by Sean Patrick
first published in Western Horseman
If you want a prospect to excel in competition or do his job well on a ranch, it’s best to start with the right horse.
Whitesboro, Texas, horse trainer Pete Kyle, a National Reining Horse Association World Champion and the American Quarter Horse Association’s 1997 Professional Horseman of the Year, outlines 10 key horse-conformation points, and tells you what to look for in your next performance horse.
1. Eye Appeal
First impressions are important, and Kyle says a prospect should grab your attention right from the start. That attractiveness is beneficial when it’s time to show, breed or sell the horse.
“I like to see a wide forehead and soft, kind eyes,” the trainer explains. “I look for some animation and alertness in the eye, but I’m wary of a colt that looks scared and is easily startled, as he tends to ride the same.”
Kyle prefers a horse with a pretty head, proportional features, alert ears and a face that is neither dished nor protruding. A horse’s nostrils should be large enough to aid in heavy breathing, but the muzzle shouldn’t be oversized and thick.
“I might not purchase or breed a horse based on color,” he adds, “but it certainly can be a factor in overall attractiveness.”
“I want to train a horse that’s ‘built uphill,’ ” Kyle says. “So many maneuvers require a hind-end push, with a front end that’s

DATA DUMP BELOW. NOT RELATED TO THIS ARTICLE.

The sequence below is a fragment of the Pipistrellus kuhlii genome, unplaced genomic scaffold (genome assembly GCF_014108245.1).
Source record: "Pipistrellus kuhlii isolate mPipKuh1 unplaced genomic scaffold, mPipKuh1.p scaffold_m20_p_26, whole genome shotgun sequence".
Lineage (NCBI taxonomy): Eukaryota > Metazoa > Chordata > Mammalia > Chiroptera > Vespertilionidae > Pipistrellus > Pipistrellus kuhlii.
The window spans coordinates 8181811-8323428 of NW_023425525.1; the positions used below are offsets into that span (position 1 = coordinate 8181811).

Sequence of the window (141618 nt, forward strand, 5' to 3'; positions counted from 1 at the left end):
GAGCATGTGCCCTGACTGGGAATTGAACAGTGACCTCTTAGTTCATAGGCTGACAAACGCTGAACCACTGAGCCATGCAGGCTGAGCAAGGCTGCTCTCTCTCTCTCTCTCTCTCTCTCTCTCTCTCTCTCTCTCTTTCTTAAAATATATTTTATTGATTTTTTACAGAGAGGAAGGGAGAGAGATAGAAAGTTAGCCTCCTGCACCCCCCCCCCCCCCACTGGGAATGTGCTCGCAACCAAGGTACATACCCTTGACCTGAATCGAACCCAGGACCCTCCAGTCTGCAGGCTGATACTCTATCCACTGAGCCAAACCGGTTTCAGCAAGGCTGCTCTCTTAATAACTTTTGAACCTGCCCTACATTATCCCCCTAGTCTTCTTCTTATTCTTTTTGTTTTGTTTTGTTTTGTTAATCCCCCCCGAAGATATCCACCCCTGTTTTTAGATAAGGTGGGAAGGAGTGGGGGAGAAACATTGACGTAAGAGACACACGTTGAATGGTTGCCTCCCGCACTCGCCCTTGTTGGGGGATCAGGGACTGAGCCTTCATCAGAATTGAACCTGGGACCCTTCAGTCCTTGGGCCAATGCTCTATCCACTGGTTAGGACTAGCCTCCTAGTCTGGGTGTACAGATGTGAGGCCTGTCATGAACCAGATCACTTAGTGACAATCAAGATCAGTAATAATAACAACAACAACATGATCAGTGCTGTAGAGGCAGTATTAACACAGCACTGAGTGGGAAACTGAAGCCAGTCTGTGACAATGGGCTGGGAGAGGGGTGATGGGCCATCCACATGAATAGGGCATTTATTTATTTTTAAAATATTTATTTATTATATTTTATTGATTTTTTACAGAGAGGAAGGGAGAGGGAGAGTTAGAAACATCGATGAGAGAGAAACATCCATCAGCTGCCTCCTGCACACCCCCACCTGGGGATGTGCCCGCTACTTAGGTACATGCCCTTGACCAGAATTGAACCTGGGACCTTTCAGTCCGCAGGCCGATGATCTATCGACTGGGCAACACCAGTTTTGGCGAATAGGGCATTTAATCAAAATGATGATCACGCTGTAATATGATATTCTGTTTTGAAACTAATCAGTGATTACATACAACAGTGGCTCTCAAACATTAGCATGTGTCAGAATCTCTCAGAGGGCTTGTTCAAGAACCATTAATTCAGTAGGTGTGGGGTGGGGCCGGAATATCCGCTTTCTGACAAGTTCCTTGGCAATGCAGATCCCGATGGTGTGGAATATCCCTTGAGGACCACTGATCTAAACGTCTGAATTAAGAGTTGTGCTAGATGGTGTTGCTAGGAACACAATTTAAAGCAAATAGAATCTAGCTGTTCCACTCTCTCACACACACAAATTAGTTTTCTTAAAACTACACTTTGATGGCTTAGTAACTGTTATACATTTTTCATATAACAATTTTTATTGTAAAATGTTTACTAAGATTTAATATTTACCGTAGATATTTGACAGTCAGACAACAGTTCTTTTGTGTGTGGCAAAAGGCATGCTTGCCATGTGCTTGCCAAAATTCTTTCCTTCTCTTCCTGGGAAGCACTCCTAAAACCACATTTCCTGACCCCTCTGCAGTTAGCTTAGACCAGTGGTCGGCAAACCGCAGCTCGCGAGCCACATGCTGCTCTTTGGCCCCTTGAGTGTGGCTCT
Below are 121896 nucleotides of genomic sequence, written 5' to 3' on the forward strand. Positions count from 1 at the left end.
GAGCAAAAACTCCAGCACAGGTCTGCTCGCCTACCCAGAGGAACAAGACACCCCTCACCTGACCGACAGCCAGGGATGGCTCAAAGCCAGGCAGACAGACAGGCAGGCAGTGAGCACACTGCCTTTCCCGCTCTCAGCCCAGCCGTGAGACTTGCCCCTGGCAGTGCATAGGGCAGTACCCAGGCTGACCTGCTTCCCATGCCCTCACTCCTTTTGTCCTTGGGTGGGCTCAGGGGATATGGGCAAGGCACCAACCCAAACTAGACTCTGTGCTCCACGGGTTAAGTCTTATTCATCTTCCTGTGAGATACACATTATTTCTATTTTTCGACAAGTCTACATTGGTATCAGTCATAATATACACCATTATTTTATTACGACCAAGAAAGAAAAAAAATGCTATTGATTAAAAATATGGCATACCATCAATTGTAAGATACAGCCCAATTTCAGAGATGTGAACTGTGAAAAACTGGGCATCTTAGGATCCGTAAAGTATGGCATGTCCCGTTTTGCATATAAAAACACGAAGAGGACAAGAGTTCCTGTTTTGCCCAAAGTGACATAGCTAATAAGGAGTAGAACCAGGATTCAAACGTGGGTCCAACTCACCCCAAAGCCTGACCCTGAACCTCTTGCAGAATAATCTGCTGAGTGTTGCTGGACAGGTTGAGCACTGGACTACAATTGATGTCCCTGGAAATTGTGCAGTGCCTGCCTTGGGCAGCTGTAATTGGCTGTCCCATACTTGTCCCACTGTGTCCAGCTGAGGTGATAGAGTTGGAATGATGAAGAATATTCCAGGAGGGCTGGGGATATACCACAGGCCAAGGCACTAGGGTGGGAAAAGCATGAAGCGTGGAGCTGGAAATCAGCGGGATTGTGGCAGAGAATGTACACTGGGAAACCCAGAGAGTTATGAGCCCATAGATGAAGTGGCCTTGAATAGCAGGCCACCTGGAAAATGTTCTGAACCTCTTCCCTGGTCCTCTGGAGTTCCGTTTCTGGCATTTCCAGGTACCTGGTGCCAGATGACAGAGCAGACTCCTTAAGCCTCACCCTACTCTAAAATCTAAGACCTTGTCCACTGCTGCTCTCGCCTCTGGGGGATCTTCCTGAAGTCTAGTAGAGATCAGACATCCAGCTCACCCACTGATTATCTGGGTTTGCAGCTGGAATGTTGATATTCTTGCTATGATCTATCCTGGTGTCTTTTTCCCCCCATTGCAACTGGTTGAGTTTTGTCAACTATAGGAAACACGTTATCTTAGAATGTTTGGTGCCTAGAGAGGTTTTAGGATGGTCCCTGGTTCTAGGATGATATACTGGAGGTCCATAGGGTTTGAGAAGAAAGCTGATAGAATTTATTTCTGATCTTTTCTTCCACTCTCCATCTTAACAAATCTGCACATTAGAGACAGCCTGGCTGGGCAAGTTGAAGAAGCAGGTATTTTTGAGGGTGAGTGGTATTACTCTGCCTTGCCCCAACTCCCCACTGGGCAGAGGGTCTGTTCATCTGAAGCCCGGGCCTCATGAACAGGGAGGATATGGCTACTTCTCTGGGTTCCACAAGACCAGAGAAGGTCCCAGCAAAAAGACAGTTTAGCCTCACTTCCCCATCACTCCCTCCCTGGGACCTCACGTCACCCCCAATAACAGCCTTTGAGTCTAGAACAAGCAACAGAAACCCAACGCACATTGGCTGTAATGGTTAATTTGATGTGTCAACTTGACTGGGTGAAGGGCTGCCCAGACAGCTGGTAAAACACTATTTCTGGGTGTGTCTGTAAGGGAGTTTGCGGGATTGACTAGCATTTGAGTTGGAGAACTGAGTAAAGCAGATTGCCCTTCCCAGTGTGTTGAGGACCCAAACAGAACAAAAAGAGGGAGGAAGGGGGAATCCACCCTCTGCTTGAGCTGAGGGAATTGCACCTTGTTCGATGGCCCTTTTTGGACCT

elevated and light, so I want a horse that’s not heavy on the front end and uses the hind end to its full potential.
“A well-balanced, uphill physique encourages the horse to stop with his hind. From that, we can build great lateral movement and balanced selfcarriage. Horses that are built downhill struggle with stopping and athletic front-end maneuvers such as turnarounds and rollbacks.”
Three factors can help you determine whether a horse is built uphill, flat or downhill. First, draw a line from the point of the horse’s hip to the withers. The line should be higher in the front than it is in the back. In other words, the withers are “uphill” from the horse’s hip. Second, examine the top line of the horse’s neck, both while the horse is at a standstill and while in motion. The head should be carried neither too high, nor too low.
“I want to see a neck and head carried flat and without excessive movement,” Kyle explains. “If the horse is pumping the neck muscles, this tells me he’s struggling at lifting his front end.”
Third, the hind end needs to be fully muscled and low to the ground to better propel the rest of the body. Kyle adds that the horse’s back should be short and muscular, and the top line smooth and flat, with no low spots in the center of the spine. Horses that are “hollowed out” find it difficult to remain in frame.
“Horses want to be in balance,” Kyle says. “If we begin training with a horse that wants to use his hind end and feels
comfortable doing so, the job becomes a great deal easier. A horse built uphill is comfortable planting its hind feet and pushing to a nice stop. A horse high in the withers doesn’t struggle with lateral movements.